Celebrating Women in Tech: Helen Atkin-Sloan
Celebrating Women in Tech is our series exploring the achievements of women who are breaking gender stereotypes to build technology-based careers. Helen, from PA Consulting, reflects on her journey towards becoming a technical product manager, her passion for people and what could be done to get more women into technology.
What has drawn you to a career in technology?
I graduated with a master’s in mathematics from the University of Liverpool. With maths being a very broad subject, I had the flexibility to explore many sectors, but with that came a struggle to decide what industry to go into.
I found myself starting out in teaching and grew to owning my own tutoring company for a few years but quickly realised that, although I loved running my own business, forming strong relationships with my clients and marketing myself and my brand, teaching wasn’t my passion.
Due to the numerous links between mathematics and technology, I landed my first tech job: it was a very technical role where I was staring at binary all day. I was coding too. Without realising, I had become a ‘woman in tech’ and I loved it. Nevertheless, I was deeply missing the people side – I am a very people orientated person and I was growing tired of only interacting with my laptop. I therefore decided to embark on a two-year project management scheme, where I had the opportunity to deliver different technical projects. My role had completely changed but I was (and still am) a woman in tech who proudly supports different organisations to implement challenging and ingenious technical solutions.
What do you do now and why do you like it?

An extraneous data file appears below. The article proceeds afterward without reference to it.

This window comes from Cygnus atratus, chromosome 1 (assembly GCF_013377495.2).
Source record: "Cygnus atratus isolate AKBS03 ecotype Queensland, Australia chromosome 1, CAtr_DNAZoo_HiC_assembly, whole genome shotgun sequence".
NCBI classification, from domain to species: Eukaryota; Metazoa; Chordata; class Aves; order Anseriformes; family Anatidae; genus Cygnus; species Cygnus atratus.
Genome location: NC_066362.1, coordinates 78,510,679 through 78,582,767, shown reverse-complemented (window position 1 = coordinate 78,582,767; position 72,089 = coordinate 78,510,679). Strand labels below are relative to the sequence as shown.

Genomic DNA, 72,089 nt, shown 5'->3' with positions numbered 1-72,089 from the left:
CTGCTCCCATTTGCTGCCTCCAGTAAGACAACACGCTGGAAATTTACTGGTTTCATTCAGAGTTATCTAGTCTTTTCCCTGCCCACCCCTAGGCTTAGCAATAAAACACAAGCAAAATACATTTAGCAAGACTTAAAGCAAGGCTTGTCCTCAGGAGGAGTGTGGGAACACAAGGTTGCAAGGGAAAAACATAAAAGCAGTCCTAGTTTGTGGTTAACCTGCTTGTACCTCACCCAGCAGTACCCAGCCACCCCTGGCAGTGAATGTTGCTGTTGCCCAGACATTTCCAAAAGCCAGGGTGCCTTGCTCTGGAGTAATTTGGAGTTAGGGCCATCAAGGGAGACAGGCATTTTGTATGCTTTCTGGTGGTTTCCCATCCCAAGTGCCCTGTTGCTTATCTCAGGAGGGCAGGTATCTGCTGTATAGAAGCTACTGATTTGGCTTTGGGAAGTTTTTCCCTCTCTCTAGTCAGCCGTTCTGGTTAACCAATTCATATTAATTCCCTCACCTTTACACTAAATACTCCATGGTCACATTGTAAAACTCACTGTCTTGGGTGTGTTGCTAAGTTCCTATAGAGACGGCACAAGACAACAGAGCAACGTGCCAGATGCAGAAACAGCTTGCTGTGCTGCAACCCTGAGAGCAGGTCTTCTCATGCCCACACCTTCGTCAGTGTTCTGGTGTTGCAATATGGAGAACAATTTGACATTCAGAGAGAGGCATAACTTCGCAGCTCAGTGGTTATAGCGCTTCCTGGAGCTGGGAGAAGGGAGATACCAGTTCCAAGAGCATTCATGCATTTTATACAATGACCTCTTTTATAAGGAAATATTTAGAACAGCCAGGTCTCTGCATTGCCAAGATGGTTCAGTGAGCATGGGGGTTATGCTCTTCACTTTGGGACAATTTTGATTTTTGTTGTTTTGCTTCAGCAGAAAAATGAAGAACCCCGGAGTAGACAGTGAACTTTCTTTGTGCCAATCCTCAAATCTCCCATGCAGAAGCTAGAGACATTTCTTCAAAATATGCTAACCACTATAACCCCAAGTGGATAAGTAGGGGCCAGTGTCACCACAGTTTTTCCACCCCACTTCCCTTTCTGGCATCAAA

After different project management roles, I was introduced to the Agile methodology, and within it I found my place. For those not familiar with it, Agile focusses on short cycles of iterative and incremental delivery, failing fast, getting feedback and delivering value to customers early. I absolutely love its focus on fast delivery and built-in quality, achieved through collaboration and interaction with customers. I became more and more interested in Lean concepts, and coming from a background in government, this is a particular challenge. With lengthy financial delegations, security and approvals boards, I became fascinated by how I could apply Agile under these constraints and help deliver value in defence.
I am now a technical product manager, completing an assignment in the defence industry. What I love most about my job is that I get to see many different pockets of the organisation and support my clients in overcoming problems. It’s daunting at times: the product I manage is very complex, and I sometimes feel like I lack that very technical expertise some engineers have. I rectify that by asking lots of questions and reminding myself that I can always rely on the technical leads for the nitty-gritty details.
The skills that I have, which appear to be a particularly good fit for product management, are strong facilitation and interpersonal skills, and the ability to quickly learn how to form a good understanding of the product and, most importantly, end user needs.
What do you think can be done to close the gender gap in technology?
From my background, it all starts with promoting STEM subjects to younger women and having role models at those pivotal moments, such as picking your A-levels or your GCSEs – that can change your entire direction in life.
We need to make sure more women are recognised as role models in technology, to inspire the next generation entering and growing in the tech industry.
Changing the corporate culture is also fundamental. When women (and men), feel they are a minority in a room, they tend to be less vocal and contribute less. I’ve experienced it myself being in a university class with nine women and 200 men. Any business should ensure everyone has the tools and confidence to have a say and ask questions, even if they are under-represented in the room.
At PA, there’s an increasingly strong focus on ensuring women are supported in their technical career through training, events and campaigns.
The Women in Tech team, amongst others, are making continuous effort to reduce the gender gap. Find out more.